Fire-destroyed 30-year-old St. Jacobs Market resurrected with thoughtful design and construction innovations



The St. Jacobs Market, originally established in 1975 in the Waterloo area as an outdoor summer market, has grown steadily to include, in 1986, a permanent building which made it Canada’s largest year-round farmers’ market.

After fire destroyed the structure in 2013, a massive co-operative effort to resurrect the market commenced. Now it has reopened, bigger and better, but still as authentic as ever.

Before anyone even thought about rebuilding however, a major effort was required to ensure vendors could continue to operate. Brian Shantz, a building and planning consultant with Brian L. Shantz Ltd., worked with an affiliated company, Architecture Incorporated, Architect, to co-ordinate the design of temporary and new buildings.

In a surprising coincidence, several individuals with the Shantz surname have been associated with the market project. In addition to Brian Shantz, general contractor Frey Construction’s project manager Stew Shantz and owner Mercedes Corp.’s family all share the surname.

“Mercedes Corp., which owns the market, understood this is a primary source of income for many vendors so it was important to get them back up and running,” Brian Shantz said.

He says after the debris from the fire was removed, the original foundation and services were utilized and a soft-shelled structure was installed which could temporarily house the 60 displaced vendors. Through support from the municipality and the trades, decisions were made quickly and the market reopened within three months.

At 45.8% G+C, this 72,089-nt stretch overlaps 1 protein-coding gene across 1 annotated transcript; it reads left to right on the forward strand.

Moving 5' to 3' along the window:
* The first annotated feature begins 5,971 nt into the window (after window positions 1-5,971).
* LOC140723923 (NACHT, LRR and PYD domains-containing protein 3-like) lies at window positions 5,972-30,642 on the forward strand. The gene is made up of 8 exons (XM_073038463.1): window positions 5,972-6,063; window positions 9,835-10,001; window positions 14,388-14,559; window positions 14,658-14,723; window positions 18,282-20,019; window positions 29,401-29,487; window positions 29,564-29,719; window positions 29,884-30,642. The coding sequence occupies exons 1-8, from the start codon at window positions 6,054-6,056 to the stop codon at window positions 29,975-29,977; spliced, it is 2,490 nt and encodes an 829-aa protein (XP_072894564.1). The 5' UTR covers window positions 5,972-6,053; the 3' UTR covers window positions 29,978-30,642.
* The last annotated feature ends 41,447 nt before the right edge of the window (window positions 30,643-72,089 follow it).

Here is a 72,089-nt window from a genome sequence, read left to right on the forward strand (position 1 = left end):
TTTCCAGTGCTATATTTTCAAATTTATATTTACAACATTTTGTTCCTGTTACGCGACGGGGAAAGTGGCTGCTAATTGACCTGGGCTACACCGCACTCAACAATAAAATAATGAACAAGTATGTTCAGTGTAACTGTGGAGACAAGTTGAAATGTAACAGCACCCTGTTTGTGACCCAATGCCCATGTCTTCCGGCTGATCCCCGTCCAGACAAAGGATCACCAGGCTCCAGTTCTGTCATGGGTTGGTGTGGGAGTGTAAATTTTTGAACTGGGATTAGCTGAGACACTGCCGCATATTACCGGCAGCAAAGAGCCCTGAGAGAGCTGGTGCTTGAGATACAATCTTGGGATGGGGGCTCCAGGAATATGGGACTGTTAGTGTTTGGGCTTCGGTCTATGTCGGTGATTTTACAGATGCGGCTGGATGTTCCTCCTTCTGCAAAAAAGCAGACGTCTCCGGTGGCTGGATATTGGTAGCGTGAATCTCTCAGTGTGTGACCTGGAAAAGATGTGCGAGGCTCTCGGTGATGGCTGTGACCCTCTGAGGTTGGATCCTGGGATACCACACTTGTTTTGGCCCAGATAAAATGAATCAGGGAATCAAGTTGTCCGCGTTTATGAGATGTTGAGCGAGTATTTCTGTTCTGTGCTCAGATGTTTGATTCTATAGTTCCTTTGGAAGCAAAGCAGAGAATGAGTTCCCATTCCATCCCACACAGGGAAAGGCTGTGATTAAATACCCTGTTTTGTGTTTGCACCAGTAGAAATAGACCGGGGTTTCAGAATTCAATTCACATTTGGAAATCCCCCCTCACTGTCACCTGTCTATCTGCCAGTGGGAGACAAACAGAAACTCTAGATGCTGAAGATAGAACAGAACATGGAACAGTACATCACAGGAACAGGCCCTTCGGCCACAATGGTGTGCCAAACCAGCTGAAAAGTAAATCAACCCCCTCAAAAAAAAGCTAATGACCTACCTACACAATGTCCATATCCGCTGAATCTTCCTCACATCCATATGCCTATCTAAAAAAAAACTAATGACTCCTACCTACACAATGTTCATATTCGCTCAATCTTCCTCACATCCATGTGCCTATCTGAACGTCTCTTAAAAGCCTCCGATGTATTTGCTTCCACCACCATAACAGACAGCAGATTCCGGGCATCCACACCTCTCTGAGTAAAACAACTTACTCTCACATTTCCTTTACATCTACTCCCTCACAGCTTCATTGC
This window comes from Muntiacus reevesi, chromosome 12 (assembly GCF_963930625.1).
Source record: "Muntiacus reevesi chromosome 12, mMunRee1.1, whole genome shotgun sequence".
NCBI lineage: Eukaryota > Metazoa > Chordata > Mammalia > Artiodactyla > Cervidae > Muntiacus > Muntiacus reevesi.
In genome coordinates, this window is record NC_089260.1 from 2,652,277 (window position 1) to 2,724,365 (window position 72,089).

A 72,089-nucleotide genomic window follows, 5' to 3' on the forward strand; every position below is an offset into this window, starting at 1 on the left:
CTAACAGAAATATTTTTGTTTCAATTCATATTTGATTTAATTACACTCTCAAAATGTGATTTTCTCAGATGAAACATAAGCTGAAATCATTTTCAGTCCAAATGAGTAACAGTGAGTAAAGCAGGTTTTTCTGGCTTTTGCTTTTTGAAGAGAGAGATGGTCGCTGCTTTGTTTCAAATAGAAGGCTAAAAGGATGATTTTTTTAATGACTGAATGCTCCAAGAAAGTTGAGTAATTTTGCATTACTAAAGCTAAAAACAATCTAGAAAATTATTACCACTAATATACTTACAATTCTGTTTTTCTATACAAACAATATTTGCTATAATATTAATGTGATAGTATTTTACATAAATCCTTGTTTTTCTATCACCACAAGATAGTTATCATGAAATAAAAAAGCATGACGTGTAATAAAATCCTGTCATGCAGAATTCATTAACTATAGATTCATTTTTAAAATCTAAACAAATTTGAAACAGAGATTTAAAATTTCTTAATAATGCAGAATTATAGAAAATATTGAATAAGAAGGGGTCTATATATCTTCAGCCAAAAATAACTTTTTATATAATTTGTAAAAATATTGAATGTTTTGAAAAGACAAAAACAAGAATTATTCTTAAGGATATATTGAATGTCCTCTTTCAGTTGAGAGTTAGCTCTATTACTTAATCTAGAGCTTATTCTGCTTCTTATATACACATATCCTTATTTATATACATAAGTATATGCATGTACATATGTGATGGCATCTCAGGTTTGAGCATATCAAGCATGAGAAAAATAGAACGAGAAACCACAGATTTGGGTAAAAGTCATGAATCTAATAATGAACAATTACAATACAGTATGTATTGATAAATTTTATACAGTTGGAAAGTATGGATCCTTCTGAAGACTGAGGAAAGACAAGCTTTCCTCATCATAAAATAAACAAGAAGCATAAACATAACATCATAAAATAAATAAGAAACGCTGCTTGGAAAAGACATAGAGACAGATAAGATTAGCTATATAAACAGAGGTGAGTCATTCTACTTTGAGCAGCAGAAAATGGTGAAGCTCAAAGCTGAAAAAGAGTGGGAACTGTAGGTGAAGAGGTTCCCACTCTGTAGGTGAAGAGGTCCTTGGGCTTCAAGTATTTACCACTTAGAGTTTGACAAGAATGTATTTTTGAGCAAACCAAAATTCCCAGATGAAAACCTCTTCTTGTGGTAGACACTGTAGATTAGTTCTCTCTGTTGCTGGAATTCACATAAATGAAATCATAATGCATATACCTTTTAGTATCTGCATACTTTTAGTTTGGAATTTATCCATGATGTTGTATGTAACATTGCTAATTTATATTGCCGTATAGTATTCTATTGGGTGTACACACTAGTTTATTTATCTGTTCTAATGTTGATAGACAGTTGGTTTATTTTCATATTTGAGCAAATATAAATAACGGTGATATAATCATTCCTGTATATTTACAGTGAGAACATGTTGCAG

“Time was critical, both for the short-term with this project and longer-term with the reopening of the whole market, to keep the spirit and energy of the market intact.”

This 16,000 sq. ft. building, now named the Market Tent, will continue to be used as part of the new market operation.

Mercedes’ Sheila Shantz oversees the operations of the Farmers’ Market and worked closely with the design and construction crews to develop the new building. Shantz says it was a hectic pace trying to rebuild quickly after the fire, but the whole experience from start to finish was well executed by all and the end results were very gratifying, not only for the owners but both vendors and customers alike. “Our market team loves to hear the excited comments of customers entering the building for the first time. We appreciate the excellence in work that we received from all the trades who worked on the building.”

Brian says the next stage included developing an overall plan for the 27-acre site, including the new main market building. “The building owner was committed to rebuilding after the fire and they had learned over the years what their vendors and customers wanted so were able to incorporate these lessons into the new design.”

Shantz says some of these features include adding more daylight into the building;

wider aisles, increased from 10 ft. to 13 ft.; and better organized seating. A secondfloor overview with windows and seating overlooking the outdoor market has also been created. “The new building is 34,000 sq. ft., up from the original 24,000 sq. ft. But the configuration is 30 ft. shorter and 40 ft. wider to allow for three end to end wider aisles to improve the flow of traffic within the building.”

While the function of the market building has grown and evolved over time, the new construction also provided an opportunity to purpose-build to meet those new demands.“The original building was never intended to house food preparation and was built for a simpler time.”